Posted by on Oct 8, 2015 in Uncategorized | 0 comments

Inez KnightJennie Brimhall

Nineteenth-century Latter-day Saints considered proselytizing missions to be the exclusive responsibility of male priesthood holders. This changed in 1898 when women were first called to serve full-time proselytizing missions, including the first single sister missionaries in the Church’s history. Inez Knight and Jennie Brimhall, who served in the British Mission, were the first two single women to be called by President Woodruff.

In the wake of Official Declaration I, the number of unmarried twenty-something women in the church began to grow. Calling women to missions was a pragmatic solution that served two purposes: first, engage young women eager to do vital work; and second, counter popular negative conceptions about the condition of Mormon women. Reports flowed in from local leaders and mission presidents describing how women helped potential converts overcome their misgivings and misperceptions about the treatment and status of Mormon women. Church leaders in California and England wrote to the First Presidency with requests that women be called as full-time missionaries.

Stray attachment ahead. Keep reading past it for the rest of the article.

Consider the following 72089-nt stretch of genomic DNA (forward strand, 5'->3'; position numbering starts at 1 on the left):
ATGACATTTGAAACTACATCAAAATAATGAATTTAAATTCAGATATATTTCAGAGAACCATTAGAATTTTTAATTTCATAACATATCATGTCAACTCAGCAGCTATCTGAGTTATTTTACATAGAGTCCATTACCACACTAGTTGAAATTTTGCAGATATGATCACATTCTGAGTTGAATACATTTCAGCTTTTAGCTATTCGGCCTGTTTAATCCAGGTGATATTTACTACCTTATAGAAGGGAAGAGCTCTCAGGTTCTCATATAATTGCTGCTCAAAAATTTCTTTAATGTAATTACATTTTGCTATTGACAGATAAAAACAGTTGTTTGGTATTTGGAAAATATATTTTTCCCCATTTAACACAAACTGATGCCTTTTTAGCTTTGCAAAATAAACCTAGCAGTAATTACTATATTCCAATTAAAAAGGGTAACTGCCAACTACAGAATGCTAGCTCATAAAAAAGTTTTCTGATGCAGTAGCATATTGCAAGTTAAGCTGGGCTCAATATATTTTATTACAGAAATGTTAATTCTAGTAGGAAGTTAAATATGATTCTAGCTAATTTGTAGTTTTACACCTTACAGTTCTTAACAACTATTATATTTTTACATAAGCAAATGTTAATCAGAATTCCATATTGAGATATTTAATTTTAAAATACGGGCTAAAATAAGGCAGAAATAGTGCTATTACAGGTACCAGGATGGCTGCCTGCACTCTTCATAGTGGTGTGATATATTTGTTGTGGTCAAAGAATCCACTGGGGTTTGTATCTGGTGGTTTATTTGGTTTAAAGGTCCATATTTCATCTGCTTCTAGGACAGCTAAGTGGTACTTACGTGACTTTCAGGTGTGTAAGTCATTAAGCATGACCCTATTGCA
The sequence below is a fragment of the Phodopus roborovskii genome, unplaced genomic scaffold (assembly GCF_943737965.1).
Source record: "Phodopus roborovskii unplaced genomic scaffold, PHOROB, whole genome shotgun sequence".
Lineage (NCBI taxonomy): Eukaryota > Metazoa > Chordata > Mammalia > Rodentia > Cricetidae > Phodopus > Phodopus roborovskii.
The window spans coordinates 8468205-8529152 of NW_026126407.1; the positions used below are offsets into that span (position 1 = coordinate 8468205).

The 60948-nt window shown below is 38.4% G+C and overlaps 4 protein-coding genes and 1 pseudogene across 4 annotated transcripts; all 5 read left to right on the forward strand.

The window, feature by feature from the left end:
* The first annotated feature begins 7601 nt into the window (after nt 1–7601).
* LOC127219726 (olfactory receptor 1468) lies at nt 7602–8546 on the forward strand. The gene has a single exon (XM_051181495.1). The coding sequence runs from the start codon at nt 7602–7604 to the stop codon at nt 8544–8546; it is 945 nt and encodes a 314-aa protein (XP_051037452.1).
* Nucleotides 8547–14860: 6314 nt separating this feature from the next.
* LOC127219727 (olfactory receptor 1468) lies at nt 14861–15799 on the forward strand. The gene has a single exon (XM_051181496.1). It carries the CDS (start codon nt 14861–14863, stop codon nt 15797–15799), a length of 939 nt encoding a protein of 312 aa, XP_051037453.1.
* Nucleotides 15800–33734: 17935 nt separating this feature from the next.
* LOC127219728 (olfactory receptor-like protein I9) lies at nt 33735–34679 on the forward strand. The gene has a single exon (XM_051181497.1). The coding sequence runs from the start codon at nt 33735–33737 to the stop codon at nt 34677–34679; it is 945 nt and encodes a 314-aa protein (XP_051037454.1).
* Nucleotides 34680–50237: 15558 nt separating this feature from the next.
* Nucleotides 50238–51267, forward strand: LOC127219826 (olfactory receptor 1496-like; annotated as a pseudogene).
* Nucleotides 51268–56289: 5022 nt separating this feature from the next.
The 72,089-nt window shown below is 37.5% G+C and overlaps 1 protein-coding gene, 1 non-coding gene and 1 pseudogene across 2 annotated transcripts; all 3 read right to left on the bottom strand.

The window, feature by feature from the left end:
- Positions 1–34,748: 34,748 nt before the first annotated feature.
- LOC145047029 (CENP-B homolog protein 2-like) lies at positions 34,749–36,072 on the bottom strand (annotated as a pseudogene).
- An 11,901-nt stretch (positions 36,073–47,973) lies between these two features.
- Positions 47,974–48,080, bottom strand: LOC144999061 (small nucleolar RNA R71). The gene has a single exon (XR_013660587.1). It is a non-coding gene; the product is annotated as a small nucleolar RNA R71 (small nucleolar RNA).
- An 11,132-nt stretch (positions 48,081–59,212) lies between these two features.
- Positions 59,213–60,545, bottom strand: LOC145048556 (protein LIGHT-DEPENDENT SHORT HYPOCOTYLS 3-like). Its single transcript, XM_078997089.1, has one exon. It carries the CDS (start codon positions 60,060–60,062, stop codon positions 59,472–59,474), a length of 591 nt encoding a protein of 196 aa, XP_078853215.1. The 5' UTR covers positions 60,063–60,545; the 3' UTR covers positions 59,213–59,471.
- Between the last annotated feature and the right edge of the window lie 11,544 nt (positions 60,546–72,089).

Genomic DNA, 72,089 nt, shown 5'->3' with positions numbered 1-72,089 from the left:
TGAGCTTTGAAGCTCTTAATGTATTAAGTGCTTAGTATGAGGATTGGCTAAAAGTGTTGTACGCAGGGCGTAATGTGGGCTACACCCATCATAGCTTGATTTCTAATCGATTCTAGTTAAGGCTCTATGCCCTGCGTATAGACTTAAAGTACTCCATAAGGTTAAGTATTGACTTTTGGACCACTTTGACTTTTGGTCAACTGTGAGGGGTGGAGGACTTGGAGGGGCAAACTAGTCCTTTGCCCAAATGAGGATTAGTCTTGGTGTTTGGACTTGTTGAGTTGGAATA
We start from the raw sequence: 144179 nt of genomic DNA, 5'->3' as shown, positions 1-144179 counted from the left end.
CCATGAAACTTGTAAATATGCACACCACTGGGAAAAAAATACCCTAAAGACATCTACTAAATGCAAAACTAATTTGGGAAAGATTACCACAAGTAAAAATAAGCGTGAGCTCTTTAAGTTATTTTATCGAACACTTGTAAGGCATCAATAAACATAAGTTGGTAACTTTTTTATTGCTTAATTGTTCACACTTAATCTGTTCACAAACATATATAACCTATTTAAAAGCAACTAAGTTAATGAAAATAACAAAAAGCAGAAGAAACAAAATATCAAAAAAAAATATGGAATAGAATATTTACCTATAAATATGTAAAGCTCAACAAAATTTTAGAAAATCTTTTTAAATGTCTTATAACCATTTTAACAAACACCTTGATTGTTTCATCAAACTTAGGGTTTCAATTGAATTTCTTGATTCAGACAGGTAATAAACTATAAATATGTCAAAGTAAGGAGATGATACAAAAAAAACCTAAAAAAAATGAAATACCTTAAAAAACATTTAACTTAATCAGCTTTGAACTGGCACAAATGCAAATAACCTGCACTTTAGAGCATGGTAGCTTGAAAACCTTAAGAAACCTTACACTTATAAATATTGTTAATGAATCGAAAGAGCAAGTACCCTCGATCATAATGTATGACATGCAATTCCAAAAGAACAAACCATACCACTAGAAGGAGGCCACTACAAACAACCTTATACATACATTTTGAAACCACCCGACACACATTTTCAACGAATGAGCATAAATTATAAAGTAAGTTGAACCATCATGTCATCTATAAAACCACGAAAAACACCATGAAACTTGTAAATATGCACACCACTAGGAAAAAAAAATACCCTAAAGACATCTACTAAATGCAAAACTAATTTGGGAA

During 1898, 29 women, including 5 single women, were set apart and issued certificates to serve in locations as diverse as Denver, Colorado and Apia, Samoa. The decision to begin calling women as full-time missionaries was controversial and during its first 25 years this policy was alternatively debated, derided, and praised. But it was hard to argue with results. Mission presidents quickly learned that the sisters were more than holding their own, commonly noting that “Lady missionaries are getting into homes where the Elders could not obtain access.”

By the mid-1920s, the radical decision of 1898 had become the next generation’s new norm.


In October 2015 Ordain Women Supporters created a living art display of these two inspirational sister missionaries just outside of temple square to both honor and represent the change in women’s roles throughout the history of the church. We look forward to more pioneering women being welcomed into new roles and responsibilities within the gospel.

Honoring our Past,
Envisioning our Future.

Cite: McBride, Matthew. “Do You Believe in Lady Missionaries?” Juvenile Instructor, June 5, 2014.

Mangum, Diana L. “The First Sister Missionaries,” Ensign, July 1980.
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